AJ: Not necessarily creating groups. It’s more along the lines of taking the puzzle pieces like meetup groups, popular sports bars to hang out, teams that are trying to reach a global audience and brands that are looking to sponsor some of these groups but bundle them together to recreate the stadium experience at a local level. And make billions in the process.
CB: What are some of the challenges you feel that out-of-market sports fans face that VICI Sports is solving?
AJ: It’s a combination of several things. One of which is there can be a lack of community, where it’s hard to find a group. Another aspect of the stadium experience is the contests being held at stadiums or arenas, and fans are seen winning something because of where they sit and most of the fun in that does not exist out of the stadium. A third problem is the lack of personalized content. Most people watching the broadcasts are watching the same thing as everyone else and it's not like when you show up to a game early and see what’s going on in the stands before it begins.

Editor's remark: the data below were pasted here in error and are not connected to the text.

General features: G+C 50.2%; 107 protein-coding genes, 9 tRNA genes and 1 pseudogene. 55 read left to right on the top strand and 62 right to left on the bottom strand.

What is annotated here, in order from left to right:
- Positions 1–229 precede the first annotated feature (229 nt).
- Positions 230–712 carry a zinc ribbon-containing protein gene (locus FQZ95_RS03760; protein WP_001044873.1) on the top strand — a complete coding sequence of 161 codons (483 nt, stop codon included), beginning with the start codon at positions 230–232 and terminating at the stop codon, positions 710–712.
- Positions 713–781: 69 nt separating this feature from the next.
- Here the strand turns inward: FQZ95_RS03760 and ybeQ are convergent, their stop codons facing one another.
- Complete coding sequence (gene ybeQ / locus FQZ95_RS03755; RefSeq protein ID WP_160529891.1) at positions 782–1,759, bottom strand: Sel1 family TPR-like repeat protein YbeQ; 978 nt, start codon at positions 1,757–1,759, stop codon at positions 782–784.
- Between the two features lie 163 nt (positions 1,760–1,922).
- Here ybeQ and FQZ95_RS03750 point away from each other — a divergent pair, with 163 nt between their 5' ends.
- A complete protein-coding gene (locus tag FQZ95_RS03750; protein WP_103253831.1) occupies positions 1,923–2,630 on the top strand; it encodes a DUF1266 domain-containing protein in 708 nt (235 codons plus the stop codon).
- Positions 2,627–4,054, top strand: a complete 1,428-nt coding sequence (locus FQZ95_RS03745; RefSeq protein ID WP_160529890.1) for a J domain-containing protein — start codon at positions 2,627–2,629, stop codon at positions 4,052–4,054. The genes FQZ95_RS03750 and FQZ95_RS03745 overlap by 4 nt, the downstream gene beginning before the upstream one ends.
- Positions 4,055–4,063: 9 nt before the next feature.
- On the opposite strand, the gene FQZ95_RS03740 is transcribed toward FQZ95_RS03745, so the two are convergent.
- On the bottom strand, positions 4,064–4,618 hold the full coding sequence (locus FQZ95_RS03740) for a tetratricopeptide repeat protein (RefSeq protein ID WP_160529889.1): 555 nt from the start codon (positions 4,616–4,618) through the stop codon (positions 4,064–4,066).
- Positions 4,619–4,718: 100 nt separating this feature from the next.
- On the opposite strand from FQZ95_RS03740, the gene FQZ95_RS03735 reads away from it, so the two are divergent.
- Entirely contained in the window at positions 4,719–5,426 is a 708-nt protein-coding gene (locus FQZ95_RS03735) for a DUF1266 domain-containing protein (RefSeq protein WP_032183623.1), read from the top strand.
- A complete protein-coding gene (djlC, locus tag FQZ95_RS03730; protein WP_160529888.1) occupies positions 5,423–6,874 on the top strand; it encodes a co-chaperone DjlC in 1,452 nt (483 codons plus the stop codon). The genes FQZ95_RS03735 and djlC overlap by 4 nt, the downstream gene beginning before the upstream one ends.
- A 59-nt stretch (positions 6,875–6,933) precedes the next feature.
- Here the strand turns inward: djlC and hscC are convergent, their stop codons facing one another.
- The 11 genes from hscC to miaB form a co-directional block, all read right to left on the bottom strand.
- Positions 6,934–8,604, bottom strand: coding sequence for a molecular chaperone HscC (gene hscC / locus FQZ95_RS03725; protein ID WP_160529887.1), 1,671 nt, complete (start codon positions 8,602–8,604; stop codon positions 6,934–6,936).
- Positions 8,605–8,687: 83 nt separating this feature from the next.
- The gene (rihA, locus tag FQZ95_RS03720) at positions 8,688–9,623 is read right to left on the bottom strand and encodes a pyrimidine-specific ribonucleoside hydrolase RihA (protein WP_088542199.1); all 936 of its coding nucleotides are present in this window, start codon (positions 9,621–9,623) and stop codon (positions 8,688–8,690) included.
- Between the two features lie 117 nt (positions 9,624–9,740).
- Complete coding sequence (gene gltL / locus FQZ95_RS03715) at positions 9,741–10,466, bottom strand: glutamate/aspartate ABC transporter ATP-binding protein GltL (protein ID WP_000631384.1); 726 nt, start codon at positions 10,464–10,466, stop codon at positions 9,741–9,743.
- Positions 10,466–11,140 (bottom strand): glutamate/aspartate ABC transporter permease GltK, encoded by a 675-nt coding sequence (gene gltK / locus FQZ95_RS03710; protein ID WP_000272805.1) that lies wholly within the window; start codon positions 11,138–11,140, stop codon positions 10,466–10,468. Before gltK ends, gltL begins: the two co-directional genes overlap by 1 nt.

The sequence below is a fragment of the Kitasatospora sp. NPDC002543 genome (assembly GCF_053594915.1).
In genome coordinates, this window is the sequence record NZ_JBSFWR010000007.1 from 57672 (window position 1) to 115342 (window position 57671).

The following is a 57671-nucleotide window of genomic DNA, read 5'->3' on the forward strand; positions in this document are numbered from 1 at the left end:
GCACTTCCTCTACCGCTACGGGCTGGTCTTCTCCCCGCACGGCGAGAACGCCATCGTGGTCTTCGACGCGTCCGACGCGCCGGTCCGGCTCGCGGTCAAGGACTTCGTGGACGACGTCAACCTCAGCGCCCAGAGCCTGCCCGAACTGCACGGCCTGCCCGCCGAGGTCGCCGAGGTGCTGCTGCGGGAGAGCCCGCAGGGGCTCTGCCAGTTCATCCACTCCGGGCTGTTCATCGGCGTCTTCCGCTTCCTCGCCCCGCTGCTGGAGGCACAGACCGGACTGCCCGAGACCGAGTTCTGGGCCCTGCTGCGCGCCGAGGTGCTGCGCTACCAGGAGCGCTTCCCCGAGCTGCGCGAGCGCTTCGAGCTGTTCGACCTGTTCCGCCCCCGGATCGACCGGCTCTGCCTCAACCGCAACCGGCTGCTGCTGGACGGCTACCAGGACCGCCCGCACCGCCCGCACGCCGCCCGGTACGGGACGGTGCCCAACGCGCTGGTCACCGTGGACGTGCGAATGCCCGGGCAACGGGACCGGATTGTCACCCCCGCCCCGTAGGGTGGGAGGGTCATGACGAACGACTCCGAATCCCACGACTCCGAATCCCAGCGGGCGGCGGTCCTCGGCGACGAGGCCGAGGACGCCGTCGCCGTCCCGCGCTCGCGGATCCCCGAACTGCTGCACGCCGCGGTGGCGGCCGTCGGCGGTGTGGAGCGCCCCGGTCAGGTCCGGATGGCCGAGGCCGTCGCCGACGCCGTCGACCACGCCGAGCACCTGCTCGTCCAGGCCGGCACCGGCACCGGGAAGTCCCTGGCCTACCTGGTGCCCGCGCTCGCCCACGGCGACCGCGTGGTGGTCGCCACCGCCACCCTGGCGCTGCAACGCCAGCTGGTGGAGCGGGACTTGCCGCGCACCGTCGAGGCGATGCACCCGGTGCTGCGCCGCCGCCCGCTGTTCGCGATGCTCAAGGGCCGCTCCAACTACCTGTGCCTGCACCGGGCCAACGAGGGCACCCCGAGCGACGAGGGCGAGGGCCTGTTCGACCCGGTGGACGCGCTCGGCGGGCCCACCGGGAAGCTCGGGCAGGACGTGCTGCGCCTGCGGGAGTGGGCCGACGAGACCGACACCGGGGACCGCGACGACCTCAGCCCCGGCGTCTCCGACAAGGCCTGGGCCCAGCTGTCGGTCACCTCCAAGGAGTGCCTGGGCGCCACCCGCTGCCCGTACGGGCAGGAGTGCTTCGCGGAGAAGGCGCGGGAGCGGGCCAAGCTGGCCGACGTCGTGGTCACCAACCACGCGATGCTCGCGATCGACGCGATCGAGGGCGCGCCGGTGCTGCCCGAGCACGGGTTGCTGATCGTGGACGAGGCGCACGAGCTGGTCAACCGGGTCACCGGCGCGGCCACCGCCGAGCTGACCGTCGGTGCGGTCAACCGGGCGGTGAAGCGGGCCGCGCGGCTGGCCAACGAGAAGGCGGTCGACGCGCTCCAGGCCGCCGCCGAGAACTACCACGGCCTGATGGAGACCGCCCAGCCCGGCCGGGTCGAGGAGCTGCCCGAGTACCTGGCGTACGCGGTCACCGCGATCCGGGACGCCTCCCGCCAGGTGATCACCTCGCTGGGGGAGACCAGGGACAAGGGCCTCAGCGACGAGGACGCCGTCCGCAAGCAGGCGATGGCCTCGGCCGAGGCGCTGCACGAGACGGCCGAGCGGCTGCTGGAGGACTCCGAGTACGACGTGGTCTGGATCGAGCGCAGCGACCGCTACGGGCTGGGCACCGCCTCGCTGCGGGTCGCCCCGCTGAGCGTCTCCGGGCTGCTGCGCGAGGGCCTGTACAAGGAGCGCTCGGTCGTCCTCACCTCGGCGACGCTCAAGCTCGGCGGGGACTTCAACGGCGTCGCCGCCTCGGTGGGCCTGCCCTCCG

On the other hand, teams aren’t ignorant of these issues, but they just don’t have tools flexible enough to reach out to the out-of-market fans en masse in a personalized way. In soccer, this is a common issue. A team based in Paris is going to have thousands of fans in the stadium at any given time, but they will also have millions of fans in North America and probably the same amount in China. There is an opportunity for these teams to capitalize on a global fanbase.
At the end of the day, we are trying to give our users a personal experience watching the game as they would be on the field. My sports Twitter isn’t the same as yours. Neither is my ESPN.com. So why is my Sportscenter?
CB: How does VICI work and “close the gap” so to speak?